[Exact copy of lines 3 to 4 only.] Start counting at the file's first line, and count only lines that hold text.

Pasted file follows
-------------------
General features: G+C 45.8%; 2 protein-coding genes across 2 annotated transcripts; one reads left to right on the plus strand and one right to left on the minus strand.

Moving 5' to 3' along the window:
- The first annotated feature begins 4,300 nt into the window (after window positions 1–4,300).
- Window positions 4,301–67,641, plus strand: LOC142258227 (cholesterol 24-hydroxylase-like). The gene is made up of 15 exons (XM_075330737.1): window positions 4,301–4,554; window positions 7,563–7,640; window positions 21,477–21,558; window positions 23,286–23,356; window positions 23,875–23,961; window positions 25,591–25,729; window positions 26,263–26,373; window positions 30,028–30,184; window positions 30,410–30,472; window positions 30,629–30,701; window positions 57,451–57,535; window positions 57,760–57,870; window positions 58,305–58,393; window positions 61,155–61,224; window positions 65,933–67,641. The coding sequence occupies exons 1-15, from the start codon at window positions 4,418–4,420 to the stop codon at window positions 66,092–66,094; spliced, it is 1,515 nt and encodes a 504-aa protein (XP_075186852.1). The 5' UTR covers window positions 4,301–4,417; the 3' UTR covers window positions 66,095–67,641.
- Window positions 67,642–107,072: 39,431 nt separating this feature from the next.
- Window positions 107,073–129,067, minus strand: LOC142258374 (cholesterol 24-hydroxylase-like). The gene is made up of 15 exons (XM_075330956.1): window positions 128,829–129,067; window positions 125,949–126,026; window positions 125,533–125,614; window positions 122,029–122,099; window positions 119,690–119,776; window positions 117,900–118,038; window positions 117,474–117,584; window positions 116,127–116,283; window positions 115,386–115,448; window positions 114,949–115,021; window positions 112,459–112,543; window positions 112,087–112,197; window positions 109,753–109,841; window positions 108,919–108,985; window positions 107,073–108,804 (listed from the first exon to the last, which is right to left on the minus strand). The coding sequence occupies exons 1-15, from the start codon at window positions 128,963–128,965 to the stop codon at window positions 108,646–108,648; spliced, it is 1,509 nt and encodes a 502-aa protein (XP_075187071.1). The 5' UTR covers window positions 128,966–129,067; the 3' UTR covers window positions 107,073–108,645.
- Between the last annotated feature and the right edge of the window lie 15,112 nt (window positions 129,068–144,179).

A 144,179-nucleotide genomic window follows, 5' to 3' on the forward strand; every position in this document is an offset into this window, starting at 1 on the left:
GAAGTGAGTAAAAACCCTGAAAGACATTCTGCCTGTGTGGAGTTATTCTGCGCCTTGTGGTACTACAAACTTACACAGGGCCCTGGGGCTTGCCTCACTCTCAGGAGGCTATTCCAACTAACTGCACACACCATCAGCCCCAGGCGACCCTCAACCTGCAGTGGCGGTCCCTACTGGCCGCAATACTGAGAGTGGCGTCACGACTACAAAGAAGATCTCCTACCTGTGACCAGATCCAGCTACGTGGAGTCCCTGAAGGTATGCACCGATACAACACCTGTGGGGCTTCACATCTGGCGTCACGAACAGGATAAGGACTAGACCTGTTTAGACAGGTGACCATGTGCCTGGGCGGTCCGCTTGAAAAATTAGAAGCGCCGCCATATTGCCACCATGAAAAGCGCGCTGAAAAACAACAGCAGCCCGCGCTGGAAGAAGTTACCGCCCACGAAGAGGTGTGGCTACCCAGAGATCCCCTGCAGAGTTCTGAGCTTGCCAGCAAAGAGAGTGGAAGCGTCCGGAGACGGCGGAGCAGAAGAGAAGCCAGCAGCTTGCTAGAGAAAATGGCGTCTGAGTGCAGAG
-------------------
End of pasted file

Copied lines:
- The first annotated feature begins 4,300 nt into the window (after window positions 1–4,300).
- Window positions 4,301–67,641, plus strand: LOC142258227 (cholesterol 24-hydroxylase-like). The gene is made up of 15 exons (XM_075330737.1): window positions 4,301–4,554; window positions 7,563–7,640; window positions 21,477–21,558; window positions 23,286–23,356; window positions 23,875–23,961; window positions 25,591–25,729; window positions 26,263–26,373; window positions 30,028–30,184; window positions 30,410–30,472; window positions 30,629–30,701; window positions 57,451–57,535; window positions 57,760–57,870; window positions 58,305–58,393; window positions 61,155–61,224; window positions 65,933–67,641. The coding sequence occupies exons 1-15, from the start codon at window positions 4,418–4,420 to the stop codon at window positions 66,092–66,094; spliced, it is 1,515 nt and encodes a 504-aa protein (XP_075186852.1). The 5' UTR covers window positions 4,301–4,417; the 3' UTR covers window positions 66,095–67,641.